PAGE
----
Sunday, August 30, 2015


…so with a west wind I don’t think we could have saved the house after this grove got afire. Ina Dobson, 1934

Harvest in N. field 2015
People have asked us if our farm property south of the Clearwater River near Orofino has been threatened during this fire season. We answer no, although fire danger is high everywhere with hot, dry conditions.

Harvest 2015
Harvest on our places was completed on August 18. Mike and I watched as the last field, the north 40, was harvested in an hour by two big combines. And that left the house sitting in the middle of dry stubble fields. (Hold that thought.)

Thursday afternoon (Aug. 27), we decided to travel back to the farm. Tired of packing and unpacking, I simply put a few perishables in a small cooler and a little produce in a box. I topped off the red crate, our perpetual farm tote, with bread and the camera.  

“The trouble is,” I said to Mike, “that in doing this so quickly, we’re bound to leave behind something we truly need.” He agreed. (We know ourselves very well.)

Yeah – we left behind the red crate with the bread and the camera. We coped with the lack of bread with biscuits and crackers, but I dearly missed the camera, which makes life so much more interesting.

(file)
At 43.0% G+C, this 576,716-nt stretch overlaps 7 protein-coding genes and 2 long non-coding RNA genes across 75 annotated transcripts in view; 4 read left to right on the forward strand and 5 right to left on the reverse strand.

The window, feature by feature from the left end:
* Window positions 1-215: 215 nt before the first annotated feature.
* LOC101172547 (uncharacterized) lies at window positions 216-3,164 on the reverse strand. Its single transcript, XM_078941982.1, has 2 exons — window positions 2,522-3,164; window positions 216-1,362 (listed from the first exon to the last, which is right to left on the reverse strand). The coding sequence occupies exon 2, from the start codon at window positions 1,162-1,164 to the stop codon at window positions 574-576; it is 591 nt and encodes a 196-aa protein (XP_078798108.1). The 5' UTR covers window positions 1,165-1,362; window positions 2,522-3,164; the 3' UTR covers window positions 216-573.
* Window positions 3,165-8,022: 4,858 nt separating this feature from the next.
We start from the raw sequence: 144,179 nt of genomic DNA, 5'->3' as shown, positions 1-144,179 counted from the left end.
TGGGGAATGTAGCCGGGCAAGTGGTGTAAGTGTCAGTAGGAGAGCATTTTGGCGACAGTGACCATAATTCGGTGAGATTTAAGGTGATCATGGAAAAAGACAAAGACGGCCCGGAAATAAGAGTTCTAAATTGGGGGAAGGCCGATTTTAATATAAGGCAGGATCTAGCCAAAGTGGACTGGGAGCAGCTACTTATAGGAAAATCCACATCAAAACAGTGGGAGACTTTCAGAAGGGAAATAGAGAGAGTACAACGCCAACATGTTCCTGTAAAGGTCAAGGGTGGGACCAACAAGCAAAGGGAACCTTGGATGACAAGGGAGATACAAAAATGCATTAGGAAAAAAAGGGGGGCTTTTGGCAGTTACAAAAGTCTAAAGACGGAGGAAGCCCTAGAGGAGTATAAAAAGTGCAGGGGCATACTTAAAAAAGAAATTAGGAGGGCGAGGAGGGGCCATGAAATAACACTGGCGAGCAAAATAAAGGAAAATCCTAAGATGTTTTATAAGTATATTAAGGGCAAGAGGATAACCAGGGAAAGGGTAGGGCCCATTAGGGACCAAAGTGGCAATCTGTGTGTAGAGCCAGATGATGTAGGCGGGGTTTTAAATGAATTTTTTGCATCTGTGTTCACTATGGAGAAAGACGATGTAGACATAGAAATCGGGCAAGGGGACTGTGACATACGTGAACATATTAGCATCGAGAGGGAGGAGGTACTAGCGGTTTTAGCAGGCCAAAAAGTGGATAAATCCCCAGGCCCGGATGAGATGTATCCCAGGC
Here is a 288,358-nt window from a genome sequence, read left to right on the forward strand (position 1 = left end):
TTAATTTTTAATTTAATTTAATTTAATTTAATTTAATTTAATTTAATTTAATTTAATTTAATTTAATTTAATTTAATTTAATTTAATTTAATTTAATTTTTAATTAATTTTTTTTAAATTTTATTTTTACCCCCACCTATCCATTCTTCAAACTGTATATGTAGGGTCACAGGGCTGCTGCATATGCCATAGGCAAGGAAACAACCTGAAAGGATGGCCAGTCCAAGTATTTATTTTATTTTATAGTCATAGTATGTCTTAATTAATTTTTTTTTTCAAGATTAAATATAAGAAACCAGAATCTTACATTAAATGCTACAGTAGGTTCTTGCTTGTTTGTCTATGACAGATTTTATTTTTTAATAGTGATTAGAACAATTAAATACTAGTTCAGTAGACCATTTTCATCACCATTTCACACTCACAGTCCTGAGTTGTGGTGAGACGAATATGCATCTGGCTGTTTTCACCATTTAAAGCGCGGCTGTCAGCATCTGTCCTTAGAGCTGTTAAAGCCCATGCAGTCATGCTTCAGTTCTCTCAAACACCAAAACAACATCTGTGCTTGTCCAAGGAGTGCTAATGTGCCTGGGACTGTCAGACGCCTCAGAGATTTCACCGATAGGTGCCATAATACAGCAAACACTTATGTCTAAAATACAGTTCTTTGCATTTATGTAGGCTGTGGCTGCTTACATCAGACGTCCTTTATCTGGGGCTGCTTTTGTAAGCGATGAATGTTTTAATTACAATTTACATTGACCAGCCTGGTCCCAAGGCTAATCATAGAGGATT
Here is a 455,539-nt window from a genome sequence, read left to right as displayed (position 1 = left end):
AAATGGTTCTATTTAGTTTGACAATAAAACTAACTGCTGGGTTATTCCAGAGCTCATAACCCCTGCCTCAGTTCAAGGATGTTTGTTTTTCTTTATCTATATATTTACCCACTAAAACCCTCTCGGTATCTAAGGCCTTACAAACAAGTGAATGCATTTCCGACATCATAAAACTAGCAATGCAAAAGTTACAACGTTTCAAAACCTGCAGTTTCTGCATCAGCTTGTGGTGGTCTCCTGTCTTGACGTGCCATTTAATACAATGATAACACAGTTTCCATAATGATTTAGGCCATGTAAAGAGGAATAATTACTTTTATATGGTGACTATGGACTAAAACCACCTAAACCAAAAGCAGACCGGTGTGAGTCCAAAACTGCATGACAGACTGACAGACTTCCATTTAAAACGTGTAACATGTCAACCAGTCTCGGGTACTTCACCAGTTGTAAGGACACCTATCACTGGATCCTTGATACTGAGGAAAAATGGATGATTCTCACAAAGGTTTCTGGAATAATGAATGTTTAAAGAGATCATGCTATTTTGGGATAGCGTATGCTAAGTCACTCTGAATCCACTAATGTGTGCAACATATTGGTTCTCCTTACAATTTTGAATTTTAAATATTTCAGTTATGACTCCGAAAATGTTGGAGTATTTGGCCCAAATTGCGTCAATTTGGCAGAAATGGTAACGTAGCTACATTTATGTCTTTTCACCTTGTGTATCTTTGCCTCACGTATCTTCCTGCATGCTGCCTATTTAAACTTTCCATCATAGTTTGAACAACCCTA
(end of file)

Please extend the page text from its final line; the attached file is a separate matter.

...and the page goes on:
The air was fairly clear as we arrived at the farm, but Friday morning the stinky, acrid stuff crept in again. Nevertheless, Mike made a day trip to Freeman Creek on the Dworshak Reservoir, his last motocaching trip of the year, he says. The good news is that he found all the caches. The bad news is that while he was hiking, his helmet and goggles (both brand new) were stolen at the nearly deserted campground where he parked his Yamaha XT.

A pre-harvest view of the N. field
Saturday morning (Aug. 29), we returned to town due to dense smoke, arriving just as a predicted windstorm came up. It blew through, taking the smoke with it, but leaving downed trees and power lines in its wake.

We didn’t learn about the fire at the farm until about 5:30. Farmer Kyle called to say a fire in the north field had burned about ten acres and was under control. A fire break was now in place between the house and the field, he said. We learned more when neighbor Karen called to say that her husband, John, had seen the fire early on and investigated. The wind blew the power line down which ignited a fire in the stubble. John, a retired farmer, brought a disc to make the initial fire break. As many as seventy-five fire fighters then arrived to help with the effort.

So, we missed the excitement, and no, we didn’t run right back to the farm. I felt tempted, but we were assured that all was under control and any threat to the house and barn averted. And what would we do anyway? We’re grateful to our alert neighbors who knew just what to do. 

I understand that no pictures were taken. Those who were there were busy. KW

1 comment:

Chris said...

That's the wonderful thing about living in a small community--whether rural or small town. People look out for one another and do what has to be done. Glad you have a fire break now! Sorry to hear about Mike's goggles and helmet though.